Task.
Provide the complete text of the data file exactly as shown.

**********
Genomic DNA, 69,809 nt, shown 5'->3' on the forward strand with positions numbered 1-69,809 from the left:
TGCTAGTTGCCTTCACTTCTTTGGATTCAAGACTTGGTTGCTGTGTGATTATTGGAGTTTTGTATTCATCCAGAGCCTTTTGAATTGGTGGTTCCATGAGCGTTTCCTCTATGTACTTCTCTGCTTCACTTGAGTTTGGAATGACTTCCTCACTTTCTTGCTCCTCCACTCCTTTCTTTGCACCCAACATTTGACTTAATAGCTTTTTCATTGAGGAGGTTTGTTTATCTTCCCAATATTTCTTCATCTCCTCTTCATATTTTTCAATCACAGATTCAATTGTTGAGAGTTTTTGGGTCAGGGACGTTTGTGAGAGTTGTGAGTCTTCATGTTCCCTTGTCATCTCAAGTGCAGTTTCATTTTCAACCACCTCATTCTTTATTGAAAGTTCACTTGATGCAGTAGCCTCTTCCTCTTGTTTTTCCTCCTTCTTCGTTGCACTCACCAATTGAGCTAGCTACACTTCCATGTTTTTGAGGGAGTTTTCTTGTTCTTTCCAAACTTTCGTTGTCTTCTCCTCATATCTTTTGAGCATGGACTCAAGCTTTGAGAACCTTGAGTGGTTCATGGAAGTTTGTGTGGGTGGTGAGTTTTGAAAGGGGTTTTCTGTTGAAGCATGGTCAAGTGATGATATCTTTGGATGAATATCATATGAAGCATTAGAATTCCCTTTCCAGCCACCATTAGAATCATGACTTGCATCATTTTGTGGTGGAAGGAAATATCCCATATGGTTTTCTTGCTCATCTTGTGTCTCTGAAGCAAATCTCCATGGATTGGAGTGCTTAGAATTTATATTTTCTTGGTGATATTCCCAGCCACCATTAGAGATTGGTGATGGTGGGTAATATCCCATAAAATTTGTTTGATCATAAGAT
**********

Genomic DNA, 69,809 nt, shown 5'->3' on the forward strand with positions numbered 1-69,809 from the left:
TGCTAGTTGCCTTCACTTCTTTGGATTCAAGACTTGGTTGCTGTGTGATTATTGGAGTTTTGTATTCATCCAGAGCCTTTTGAATTGGTGGTTCCATGAGCGTTTCCTCTATGTACTTCTCTGCTTCACTTGAGTTTGGAATGACTTCCTCACTTTCTTGCTCCTCCACTCCTTTCTTTGCACCCAACATTTGACTTAATAGCTTTTTCATTGAGGAGGTTTGTTTATCTTCCCAATATTTCTTCATCTCCTCTTCATATTTTTCAATCACAGATTCAATTGTTGAGAGTTTTTGGGTCAGGGACGTTTGTGAGAGTTGTGAGTCTTCATGTTCCCTTGTCATCTCAAGTGCAGTTTCATTTTCAACCACCTCATTCTTTATTGAAAGTTCACTTGATGCAGTAGCCTCTTCCTCTTGTTTTTCCTCCTTCTTCGTTGCACTCACCAATTGAGCTAGCTACACTTCCATGTTTTTGAGGGAGTTTTCTTGTTCTTTCCAAACTTTCGTTGTCTTCTCCTCATATCTTTTGAGCATGGACTCAAGCTTTGAGAACCTTGAGTGGTTCATGGAAGTTTGTGTGGGTGGTGAGTTTTGAAAGGGGTTTTCTGTTGAAGCATGGTCAAGTGATGATATCTTTGGATGAATATCATATGAAGCATTAGAATTCCCTTTCCAGCCACCATTAGAATCATGACTTGCATCATTTTGTGGTGGAAGGAAATATCCCATATGGTTTTCTTGCTCATCTTGTGTCTCTGAAGCAAATCTCCATGGATTGGAGTGCTTAGAATTTATATTTTCTTGGTGATATTCCCAGCCACCATTAGAGATTGGTGATGGTGGGTAATATCCCATAAAATTTGTTTGATCATAAGAT